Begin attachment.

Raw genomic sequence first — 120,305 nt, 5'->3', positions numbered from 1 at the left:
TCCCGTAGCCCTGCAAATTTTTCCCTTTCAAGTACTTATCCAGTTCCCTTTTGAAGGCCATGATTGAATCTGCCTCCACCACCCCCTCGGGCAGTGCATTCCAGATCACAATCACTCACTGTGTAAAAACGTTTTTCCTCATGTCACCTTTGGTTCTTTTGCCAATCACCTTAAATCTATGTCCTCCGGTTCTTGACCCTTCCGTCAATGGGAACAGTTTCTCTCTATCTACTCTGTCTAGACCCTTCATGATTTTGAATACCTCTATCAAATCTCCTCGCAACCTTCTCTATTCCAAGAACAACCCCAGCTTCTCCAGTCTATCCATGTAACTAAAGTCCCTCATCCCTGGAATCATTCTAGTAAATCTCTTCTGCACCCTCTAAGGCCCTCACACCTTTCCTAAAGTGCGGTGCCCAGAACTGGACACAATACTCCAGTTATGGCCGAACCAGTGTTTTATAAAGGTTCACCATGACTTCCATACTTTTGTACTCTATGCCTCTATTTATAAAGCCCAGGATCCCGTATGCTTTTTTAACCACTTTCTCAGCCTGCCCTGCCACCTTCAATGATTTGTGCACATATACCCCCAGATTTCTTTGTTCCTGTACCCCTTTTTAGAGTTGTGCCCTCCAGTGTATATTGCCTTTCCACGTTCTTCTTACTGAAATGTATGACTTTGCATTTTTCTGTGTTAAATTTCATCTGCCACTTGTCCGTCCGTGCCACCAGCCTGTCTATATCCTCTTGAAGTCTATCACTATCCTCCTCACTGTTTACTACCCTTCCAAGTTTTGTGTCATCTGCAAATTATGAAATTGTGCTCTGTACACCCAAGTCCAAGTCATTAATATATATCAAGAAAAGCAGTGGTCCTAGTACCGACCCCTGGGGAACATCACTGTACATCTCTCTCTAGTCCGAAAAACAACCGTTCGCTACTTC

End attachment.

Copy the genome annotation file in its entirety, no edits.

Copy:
Raw genomic sequence first — 120,305 nt, 5'->3', positions numbered from 1 at the left:
TCCCGTAGCCCTGCAAATTTTTCCCTTTCAAGTACTTATCCAGTTCCCTTTTGAAGGCCATGATTGAATCTGCCTCCACCACCCCCTCGGGCAGTGCATTCCAGATCACAATCACTCACTGTGTAAAAACGTTTTTCCTCATGTCACCTTTGGTTCTTTTGCCAATCACCTTAAATCTATGTCCTCCGGTTCTTGACCCTTCCGTCAATGGGAACAGTTTCTCTCTATCTACTCTGTCTAGACCCTTCATGATTTTGAATACCTCTATCAAATCTCCTCGCAACCTTCTCTATTCCAAGAACAACCCCAGCTTCTCCAGTCTATCCATGTAACTAAAGTCCCTCATCCCTGGAATCATTCTAGTAAATCTCTTCTGCACCCTCTAAGGCCCTCACACCTTTCCTAAAGTGCGGTGCCCAGAACTGGACACAATACTCCAGTTATGGCCGAACCAGTGTTTTATAAAGGTTCACCATGACTTCCATACTTTTGTACTCTATGCCTCTATTTATAAAGCCCAGGATCCCGTATGCTTTTTTAACCACTTTCTCAGCCTGCCCTGCCACCTTCAATGATTTGTGCACATATACCCCCAGATTTCTTTGTTCCTGTACCCCTTTTTAGAGTTGTGCCCTCCAGTGTATATTGCCTTTCCACGTTCTTCTTACTGAAATGTATGACTTTGCATTTTTCTGTGTTAAATTTCATCTGCCACTTGTCCGTCCGTGCCACCAGCCTGTCTATATCCTCTTGAAGTCTATCACTATCCTCCTCACTGTTTACTACCCTTCCAAGTTTTGTGTCATCTGCAAATTATGAAATTGTGCTCTGTACACCCAAGTCCAAGTCATTAATATATATCAAGAAAAGCAGTGGTCCTAGTACCGACCCCTGGGGAACATCACTGTACATCTCTCTCTAGTCCGAAAAACAACCGTTCGCTACTTC